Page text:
- If you choose cremation, whether you want your ashes interred or scattered (and where);
- How you want to be remembered;
- Who you want the family to contact about funeral or other plans;
- Whether you want donations in lieu of flowers;
- If there’s specific music you’d like played or a poem you’d like read;
- Any advance plans you’ve made with a funeral home and whether you have prepaid. (Learn more about preplanning here);
- Where to find any paperwork, including final arrangement plans, will, estate information and more. For help, see, “Important documents to prepare before you die.”
Only 17 percent of people under age 65 pre-plan for their final arrangements, according to a 2015 survey by the National Funeral Directors Association. After age 75, the percentage climbs to 34 percent. Think of planning as a gift you give to your family and consider having the conversation sooner rather than later.
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If you would like help with the preplanning process, request a free planning consultation online or call us toll-free at 1-800-PHANEUF (or at 603-625-5777).
As a funeral director, Thanksgiving is an especially meaningful day when I get the time to spend with my family, reflecting on the past year and taking the opportunity to appreciate all that we have: friends, family, a home, food, and safety are just a few of the things I have to be thankful for. Here are some other things that I, as a funeral director, am thankful for.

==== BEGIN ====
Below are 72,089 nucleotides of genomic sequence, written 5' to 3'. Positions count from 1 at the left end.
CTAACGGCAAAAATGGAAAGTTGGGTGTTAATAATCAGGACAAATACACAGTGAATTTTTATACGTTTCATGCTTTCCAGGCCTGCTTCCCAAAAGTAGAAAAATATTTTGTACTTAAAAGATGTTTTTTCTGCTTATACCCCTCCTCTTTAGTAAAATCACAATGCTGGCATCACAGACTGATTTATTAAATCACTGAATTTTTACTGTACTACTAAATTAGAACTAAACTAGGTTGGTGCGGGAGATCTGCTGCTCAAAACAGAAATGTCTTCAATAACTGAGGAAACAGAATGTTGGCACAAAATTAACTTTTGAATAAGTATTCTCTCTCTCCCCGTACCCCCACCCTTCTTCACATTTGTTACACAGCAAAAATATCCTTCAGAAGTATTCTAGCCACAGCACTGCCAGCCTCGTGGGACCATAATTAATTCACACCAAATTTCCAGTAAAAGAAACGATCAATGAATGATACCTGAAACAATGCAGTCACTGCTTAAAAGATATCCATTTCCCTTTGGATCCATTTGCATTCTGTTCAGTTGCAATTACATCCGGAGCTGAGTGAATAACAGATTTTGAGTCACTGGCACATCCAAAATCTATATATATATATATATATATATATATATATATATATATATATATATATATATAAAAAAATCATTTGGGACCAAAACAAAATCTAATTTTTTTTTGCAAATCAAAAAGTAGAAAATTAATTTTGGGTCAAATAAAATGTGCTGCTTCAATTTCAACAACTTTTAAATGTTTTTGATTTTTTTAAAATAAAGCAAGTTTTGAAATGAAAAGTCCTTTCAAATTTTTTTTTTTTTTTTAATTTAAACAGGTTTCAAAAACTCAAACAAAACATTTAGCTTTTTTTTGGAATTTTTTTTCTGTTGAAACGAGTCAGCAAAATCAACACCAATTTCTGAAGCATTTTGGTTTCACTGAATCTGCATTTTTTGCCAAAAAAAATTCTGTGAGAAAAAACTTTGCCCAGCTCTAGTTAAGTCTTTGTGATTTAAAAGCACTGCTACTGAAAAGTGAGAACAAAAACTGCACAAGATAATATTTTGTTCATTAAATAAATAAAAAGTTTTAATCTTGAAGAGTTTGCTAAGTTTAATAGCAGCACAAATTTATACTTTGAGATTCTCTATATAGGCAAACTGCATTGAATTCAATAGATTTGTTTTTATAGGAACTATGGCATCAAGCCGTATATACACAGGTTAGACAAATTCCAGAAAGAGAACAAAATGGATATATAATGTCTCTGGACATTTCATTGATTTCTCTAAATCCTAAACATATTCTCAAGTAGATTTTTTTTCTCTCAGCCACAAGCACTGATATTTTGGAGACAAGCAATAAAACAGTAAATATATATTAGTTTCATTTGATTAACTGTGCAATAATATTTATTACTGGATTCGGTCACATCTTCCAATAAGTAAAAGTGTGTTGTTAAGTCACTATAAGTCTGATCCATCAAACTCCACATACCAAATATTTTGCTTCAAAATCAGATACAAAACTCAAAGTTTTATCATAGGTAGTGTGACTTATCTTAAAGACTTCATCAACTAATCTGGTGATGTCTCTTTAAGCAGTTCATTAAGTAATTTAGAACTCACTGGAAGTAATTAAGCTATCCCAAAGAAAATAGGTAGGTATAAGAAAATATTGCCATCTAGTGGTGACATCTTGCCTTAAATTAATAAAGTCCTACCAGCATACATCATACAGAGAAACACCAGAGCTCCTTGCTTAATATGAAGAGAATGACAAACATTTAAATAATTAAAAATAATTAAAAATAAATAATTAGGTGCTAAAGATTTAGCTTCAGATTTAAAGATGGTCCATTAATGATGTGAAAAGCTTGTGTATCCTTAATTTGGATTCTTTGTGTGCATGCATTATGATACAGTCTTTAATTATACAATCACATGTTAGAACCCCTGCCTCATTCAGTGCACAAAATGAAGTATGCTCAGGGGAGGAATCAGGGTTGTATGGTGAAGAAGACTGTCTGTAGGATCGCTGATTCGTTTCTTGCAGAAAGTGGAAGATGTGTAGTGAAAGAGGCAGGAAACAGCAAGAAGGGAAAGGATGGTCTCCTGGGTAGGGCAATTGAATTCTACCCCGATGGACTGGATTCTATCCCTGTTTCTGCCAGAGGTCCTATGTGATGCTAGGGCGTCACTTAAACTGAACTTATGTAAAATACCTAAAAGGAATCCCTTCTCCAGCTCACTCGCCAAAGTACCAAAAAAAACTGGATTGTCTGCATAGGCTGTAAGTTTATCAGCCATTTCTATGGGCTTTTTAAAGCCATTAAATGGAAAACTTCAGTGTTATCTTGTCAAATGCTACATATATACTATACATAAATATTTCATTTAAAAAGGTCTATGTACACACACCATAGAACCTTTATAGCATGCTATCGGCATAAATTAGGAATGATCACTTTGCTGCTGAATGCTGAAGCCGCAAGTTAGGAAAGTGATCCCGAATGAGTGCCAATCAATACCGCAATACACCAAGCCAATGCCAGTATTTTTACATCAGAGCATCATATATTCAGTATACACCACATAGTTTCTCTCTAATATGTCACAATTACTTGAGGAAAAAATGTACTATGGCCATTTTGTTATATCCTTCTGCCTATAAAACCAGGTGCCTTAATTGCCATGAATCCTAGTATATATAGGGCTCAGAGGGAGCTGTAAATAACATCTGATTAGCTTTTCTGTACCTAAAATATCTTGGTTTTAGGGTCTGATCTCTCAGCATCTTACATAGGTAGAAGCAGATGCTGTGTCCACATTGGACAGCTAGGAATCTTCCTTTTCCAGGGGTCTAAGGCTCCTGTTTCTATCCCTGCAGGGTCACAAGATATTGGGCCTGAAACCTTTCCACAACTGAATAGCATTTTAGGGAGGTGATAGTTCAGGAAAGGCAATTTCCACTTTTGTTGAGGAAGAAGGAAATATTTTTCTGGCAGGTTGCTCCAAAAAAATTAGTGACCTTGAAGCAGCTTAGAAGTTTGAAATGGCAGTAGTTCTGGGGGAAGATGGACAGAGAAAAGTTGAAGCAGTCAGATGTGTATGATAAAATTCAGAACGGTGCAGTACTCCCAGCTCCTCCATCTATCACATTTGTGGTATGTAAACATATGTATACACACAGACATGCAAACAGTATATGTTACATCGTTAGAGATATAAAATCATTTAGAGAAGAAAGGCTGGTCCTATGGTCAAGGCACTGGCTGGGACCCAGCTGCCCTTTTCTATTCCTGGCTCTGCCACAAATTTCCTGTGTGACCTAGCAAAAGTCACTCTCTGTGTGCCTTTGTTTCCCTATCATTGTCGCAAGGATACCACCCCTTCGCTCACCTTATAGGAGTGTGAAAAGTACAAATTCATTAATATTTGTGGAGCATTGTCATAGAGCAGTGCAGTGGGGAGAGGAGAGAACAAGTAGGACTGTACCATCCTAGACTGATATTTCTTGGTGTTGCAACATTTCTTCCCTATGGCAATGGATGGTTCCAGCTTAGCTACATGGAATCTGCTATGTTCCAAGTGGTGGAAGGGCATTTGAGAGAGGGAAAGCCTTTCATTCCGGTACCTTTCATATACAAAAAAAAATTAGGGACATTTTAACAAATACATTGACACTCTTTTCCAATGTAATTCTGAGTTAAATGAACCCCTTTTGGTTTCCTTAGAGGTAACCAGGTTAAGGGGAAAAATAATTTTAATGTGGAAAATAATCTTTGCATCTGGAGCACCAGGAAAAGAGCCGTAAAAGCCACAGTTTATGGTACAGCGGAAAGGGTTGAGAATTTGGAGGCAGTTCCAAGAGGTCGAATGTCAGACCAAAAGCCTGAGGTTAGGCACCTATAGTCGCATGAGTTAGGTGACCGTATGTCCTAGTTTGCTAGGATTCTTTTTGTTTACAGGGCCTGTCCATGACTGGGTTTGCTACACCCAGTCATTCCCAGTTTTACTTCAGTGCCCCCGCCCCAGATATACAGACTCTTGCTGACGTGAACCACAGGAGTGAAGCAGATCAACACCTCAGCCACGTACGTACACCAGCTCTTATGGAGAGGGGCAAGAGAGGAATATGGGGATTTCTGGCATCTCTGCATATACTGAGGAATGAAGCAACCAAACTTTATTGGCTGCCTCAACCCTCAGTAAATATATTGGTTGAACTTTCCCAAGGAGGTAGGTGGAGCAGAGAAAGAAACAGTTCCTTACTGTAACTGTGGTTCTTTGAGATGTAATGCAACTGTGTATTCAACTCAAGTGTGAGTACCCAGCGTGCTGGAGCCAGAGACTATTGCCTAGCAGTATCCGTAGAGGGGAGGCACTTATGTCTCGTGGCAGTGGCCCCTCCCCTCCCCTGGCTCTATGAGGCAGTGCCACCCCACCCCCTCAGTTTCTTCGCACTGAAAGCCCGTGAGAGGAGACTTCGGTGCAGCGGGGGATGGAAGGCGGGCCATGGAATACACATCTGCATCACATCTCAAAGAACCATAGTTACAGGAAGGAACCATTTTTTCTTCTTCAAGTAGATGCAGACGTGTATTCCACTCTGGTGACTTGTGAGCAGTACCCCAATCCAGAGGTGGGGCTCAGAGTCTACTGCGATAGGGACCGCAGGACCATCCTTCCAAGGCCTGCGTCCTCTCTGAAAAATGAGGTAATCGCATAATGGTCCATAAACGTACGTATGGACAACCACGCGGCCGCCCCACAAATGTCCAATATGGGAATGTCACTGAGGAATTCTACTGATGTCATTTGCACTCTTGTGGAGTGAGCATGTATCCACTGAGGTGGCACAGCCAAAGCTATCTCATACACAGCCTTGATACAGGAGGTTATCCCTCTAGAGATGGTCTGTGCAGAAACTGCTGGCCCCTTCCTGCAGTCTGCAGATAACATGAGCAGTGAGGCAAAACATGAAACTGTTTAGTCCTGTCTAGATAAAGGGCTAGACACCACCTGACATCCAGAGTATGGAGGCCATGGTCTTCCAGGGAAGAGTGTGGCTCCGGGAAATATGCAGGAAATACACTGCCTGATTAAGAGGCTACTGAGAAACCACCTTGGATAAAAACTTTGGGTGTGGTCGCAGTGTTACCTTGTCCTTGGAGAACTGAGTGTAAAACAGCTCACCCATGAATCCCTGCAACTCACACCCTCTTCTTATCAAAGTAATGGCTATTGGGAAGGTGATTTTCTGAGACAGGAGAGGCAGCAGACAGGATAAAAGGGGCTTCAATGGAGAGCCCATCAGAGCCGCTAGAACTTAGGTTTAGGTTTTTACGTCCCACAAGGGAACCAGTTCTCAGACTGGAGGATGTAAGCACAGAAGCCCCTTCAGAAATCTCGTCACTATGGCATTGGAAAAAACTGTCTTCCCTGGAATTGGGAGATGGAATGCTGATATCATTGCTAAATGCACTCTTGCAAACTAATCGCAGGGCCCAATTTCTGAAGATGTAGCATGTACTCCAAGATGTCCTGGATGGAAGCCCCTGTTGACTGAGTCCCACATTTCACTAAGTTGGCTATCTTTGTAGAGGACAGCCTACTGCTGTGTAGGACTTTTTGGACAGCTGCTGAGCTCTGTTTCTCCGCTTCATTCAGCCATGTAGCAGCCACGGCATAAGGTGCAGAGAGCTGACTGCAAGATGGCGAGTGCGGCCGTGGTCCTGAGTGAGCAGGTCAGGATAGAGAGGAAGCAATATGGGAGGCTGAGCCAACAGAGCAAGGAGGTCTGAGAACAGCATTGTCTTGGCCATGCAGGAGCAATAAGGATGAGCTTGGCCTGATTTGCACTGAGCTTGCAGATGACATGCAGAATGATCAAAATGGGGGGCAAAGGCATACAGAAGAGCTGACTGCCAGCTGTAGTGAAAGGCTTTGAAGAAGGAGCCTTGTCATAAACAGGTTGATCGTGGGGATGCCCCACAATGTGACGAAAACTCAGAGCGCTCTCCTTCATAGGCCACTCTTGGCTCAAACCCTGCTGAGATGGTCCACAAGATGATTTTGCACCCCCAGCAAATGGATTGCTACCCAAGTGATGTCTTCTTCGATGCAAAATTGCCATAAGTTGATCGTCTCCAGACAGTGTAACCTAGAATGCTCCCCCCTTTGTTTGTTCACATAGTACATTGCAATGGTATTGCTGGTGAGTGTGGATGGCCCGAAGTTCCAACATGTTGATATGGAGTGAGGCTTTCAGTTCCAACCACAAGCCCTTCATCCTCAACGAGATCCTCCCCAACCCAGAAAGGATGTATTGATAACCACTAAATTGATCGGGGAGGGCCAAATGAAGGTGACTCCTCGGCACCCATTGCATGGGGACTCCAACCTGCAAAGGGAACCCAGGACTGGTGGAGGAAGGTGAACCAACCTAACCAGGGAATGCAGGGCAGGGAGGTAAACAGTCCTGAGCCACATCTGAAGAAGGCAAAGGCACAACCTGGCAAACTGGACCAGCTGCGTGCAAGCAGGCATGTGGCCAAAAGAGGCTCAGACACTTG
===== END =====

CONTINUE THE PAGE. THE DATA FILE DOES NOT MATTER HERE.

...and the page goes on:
I am thankful for my profession, because although others may not realize it, being a funeral director isn’t all about death. It’s also about making people’s lives better.
I am thankful to have the opportunity to serve the community.
I am thankful for being in a position where I can help ease the stress during one of the hardest times in anyone’s life – the death of a loved one.
I am thankful I can help families create unique services that celebrate a loved one in a positive and memorable way.
I am thankful I have a company with a staff dedicated to helping make final arrangements as easy and pain-free as possible.
I am thankful I can help change people’s thinking about death and help them through their grief.
I am thankful I can make a difference in people’s lives.
I am thankful – not just on Thanksgiving, but on every day of the year – for every moment I have on Earth.
What do you have to be thankful for? Let us know in the comments!
Happy Thanksgiving to all of the people in the Phaneuf family and in our community.